Treatment for Cushing's Disease
Lysodren is the best choice for a dog with Cushing's disease.
Jon Geller, DVM |
Posted: Fri Apr 15 00:00:00 PDT 2005
Q. My dog was just diagnosed with Cushing's disease. I wanted to know the different types of treatments, and what one you would suggest. Thanks so much.
A. Cushing's disease is diagnosed when the body produces too much cortisol, which is a steroid hormone. There are two types of steroid hormones: anabolic (which athletes may take to build up muscle mass) and catabolic (which tend to break down muscle). Cortisol is a catabolic steroid, and one of the signs is a bulging abdomen due to the breakdown of the muscles of the abdominal wall.
Cortisol is secreted by part of the adrenal gland, near the kidney. The gland can become overactive due to an increase in the size of the adrenal gland itself, or increased stimulation of the adrenal gland by the pituitary gland in the brain. About one-third of the dogs diagnosed with Cushing's disease have a benign tumor of the pituitary gland in the brain. Different blood tests and an ultrasound of the abdomen can help determine which kind of Cushing's disease your dog has.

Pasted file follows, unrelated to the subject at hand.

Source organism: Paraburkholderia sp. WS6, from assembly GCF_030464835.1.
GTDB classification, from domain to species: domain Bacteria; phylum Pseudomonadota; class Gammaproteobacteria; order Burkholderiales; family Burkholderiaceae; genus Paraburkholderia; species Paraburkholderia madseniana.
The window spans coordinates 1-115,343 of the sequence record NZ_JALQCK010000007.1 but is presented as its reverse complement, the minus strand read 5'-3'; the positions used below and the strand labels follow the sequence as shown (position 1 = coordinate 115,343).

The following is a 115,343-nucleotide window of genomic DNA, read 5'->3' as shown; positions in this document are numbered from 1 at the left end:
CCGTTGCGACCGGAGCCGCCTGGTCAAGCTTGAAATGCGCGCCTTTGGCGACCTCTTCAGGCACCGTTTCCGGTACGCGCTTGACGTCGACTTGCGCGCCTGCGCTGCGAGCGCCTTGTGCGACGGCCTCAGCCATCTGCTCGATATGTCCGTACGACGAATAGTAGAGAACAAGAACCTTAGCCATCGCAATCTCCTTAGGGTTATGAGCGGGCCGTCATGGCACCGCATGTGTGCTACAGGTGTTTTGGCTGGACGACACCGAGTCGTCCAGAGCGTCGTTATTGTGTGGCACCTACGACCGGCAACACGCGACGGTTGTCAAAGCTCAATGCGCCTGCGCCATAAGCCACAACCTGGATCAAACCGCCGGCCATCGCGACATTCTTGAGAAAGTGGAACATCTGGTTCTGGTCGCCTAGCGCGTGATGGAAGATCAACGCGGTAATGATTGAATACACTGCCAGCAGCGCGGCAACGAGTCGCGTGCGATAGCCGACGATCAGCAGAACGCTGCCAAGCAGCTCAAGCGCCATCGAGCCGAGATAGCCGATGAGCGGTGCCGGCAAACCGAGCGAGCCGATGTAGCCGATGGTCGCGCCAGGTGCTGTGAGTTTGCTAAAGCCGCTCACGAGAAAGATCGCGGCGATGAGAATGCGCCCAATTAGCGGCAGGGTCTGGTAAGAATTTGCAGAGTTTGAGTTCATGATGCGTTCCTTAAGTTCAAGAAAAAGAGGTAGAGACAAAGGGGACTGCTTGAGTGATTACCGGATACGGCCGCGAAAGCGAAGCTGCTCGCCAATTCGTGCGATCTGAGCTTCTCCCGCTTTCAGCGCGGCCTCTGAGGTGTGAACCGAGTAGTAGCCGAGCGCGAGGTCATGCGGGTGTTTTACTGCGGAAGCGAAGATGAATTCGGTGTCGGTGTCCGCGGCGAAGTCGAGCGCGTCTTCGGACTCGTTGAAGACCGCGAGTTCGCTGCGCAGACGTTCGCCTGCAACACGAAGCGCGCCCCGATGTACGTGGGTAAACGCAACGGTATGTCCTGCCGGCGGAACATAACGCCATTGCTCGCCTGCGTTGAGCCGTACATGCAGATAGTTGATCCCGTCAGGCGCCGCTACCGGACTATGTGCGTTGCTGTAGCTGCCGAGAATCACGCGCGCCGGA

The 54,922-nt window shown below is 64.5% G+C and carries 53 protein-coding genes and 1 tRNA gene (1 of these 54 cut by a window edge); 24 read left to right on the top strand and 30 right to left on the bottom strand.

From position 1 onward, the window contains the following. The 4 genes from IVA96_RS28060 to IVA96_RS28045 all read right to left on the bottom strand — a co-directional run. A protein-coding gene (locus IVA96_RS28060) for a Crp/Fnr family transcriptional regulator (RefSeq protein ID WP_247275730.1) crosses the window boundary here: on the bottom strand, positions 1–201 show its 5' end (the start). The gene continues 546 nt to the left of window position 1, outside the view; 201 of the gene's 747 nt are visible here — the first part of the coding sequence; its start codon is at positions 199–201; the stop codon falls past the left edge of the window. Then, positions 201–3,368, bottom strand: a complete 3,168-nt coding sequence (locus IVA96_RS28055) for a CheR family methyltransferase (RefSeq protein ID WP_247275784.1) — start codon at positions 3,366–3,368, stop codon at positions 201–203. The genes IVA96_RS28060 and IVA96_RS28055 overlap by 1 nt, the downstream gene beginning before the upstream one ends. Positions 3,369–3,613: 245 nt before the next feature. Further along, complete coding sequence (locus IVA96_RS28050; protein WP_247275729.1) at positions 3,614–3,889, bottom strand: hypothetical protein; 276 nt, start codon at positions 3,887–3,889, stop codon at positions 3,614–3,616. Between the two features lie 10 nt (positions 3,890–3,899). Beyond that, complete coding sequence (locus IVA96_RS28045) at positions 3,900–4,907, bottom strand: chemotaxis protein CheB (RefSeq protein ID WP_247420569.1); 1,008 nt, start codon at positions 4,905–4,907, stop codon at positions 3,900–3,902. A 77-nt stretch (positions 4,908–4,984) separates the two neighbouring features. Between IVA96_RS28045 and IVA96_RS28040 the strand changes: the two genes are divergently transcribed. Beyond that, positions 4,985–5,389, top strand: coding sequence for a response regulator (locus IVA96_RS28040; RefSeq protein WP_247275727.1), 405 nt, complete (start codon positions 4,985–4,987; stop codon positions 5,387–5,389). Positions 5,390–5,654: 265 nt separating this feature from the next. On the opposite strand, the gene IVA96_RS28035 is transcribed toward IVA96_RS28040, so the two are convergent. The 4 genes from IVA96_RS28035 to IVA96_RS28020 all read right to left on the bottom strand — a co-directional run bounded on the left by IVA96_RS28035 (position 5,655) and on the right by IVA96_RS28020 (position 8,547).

Once your dog is diagnosed with Cushing's disease, there are two main treatment options: Lysodren, which helps destroy part of the adrenal gland, or Anipryl, which helps shut down the pituitary, which in turn reduces the stimulation of the adrenal gland.
Lysodren has been shown to be the most effective treatment for Cushing's disease. However, it's a powerful drug with potential side effects, and your dog will have to monitored carefully while it is taking it. It also can be fairly expensive, and often is a lifetime treatment.
The other medication, Anipryl, has had only variable results in treating Cushing's disease, although the side effects may be fewer.
I would recommend Lysodren, but be sure to carefully follow up with your veterinarian on recheck exams and blood tests. Accept the fact that it will be expensive to treat, knowing that it should definitely extend your dog's life, and it should be of reasonably good quality.
Jon Geller, DVM
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